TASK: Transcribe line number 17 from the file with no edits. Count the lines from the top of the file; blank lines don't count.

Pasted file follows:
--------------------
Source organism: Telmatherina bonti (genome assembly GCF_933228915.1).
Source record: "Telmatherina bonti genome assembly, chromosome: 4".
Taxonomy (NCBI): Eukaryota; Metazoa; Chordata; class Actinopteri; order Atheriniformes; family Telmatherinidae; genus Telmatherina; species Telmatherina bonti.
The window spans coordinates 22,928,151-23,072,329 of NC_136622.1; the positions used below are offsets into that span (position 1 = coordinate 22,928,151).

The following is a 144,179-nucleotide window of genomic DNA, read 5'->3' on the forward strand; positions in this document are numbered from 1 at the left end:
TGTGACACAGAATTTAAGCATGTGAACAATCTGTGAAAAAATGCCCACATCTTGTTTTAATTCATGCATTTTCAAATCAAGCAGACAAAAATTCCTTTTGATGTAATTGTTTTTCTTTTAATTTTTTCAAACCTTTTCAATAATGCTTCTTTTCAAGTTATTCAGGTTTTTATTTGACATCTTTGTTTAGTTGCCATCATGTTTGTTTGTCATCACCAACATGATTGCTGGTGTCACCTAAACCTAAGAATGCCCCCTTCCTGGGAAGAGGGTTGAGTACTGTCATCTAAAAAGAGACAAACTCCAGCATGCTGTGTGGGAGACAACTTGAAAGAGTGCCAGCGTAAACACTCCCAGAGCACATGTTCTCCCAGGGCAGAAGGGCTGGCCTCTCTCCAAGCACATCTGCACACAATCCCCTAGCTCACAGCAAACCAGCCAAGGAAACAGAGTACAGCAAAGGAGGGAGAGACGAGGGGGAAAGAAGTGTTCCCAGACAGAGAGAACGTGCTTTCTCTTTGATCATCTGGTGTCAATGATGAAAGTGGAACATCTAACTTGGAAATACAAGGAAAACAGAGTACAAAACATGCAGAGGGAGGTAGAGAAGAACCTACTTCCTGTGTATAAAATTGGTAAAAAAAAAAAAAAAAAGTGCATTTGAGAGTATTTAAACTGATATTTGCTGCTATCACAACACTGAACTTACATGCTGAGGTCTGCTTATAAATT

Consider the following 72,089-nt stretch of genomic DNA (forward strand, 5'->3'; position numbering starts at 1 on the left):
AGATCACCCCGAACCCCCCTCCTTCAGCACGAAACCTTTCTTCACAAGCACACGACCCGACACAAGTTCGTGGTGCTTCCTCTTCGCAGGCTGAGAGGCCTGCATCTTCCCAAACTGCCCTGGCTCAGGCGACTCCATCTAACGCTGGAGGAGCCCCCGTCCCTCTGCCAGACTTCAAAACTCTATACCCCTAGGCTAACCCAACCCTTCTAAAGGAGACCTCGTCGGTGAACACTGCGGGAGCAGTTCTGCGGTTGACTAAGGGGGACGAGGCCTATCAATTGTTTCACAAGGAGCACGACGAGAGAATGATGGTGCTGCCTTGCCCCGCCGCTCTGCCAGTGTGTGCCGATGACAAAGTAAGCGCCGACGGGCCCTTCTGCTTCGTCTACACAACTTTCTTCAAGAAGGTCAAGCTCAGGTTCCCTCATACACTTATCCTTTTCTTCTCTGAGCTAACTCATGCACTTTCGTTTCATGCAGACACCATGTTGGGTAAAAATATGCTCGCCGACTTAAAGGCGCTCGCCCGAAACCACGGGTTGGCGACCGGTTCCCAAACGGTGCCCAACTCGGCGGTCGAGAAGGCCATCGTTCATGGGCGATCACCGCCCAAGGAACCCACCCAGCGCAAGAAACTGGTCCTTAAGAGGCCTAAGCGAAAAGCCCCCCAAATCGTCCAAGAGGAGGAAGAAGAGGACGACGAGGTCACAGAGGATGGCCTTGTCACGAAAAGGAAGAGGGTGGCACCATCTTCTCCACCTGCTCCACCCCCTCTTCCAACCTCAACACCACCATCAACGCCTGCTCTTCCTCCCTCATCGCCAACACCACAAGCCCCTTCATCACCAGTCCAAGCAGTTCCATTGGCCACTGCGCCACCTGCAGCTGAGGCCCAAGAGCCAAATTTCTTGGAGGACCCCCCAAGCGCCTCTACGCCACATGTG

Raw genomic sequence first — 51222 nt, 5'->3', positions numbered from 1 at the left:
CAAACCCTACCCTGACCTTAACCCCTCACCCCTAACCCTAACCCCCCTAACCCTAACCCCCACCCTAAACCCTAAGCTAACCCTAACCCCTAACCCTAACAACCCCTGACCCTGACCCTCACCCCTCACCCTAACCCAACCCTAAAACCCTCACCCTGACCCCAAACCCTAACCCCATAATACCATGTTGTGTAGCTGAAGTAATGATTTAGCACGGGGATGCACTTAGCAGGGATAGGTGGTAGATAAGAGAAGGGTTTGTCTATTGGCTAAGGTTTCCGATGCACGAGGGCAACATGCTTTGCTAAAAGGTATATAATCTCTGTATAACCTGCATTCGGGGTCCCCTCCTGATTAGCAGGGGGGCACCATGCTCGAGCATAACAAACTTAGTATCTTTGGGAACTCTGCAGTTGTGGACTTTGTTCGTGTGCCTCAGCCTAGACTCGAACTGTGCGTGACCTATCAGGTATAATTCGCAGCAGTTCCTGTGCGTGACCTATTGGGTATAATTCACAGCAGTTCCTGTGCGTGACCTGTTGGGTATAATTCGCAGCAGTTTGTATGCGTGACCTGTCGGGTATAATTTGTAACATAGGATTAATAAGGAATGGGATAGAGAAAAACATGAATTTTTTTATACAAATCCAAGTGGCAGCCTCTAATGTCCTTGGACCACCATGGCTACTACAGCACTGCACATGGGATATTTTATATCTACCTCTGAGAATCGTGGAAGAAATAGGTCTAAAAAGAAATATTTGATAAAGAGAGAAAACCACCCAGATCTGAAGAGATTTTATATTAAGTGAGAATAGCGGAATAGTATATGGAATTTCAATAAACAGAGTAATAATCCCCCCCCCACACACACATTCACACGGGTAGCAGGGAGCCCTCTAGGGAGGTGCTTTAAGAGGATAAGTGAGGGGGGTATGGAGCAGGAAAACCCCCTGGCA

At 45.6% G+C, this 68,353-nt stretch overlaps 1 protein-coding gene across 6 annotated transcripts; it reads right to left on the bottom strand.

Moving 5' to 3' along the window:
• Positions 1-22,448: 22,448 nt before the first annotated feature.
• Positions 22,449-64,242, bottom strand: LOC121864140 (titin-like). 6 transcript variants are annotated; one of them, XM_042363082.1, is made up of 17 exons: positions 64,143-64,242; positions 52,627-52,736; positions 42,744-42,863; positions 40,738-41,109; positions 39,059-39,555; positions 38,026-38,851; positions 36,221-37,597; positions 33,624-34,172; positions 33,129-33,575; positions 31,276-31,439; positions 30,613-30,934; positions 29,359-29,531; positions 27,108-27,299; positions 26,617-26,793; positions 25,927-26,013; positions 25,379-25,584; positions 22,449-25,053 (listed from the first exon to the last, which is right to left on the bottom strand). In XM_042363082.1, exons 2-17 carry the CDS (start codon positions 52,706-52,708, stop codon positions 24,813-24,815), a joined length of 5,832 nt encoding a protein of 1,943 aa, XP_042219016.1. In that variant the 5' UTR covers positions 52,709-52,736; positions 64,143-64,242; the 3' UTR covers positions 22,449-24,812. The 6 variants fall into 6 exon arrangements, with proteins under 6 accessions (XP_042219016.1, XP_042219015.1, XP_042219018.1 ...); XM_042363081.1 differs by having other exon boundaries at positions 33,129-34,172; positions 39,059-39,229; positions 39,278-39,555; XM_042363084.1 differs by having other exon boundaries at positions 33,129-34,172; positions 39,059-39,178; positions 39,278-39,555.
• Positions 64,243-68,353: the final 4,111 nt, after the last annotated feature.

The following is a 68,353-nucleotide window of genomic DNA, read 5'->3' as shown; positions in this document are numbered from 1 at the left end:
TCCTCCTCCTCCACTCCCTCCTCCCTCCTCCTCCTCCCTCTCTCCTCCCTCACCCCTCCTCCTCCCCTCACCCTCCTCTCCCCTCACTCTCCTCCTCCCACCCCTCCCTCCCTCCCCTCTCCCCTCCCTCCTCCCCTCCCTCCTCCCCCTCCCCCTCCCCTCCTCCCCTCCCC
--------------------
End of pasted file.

TCCTCCTCCTCCACTCCCTCCTCCCTCCTCCTCCTCCCTCTCTCCTCCCTCACCCCTCCTCCTCCCCTCACCCTCCTCTCCCCTCACTCTCCTCCTCCCACCCCTCCCTCCCTCCCCTCTCCCCTCCCTCCTCCCCTCCCTCCTCCCCCTCCCCCTCCCCTCCTCCCCTCCCC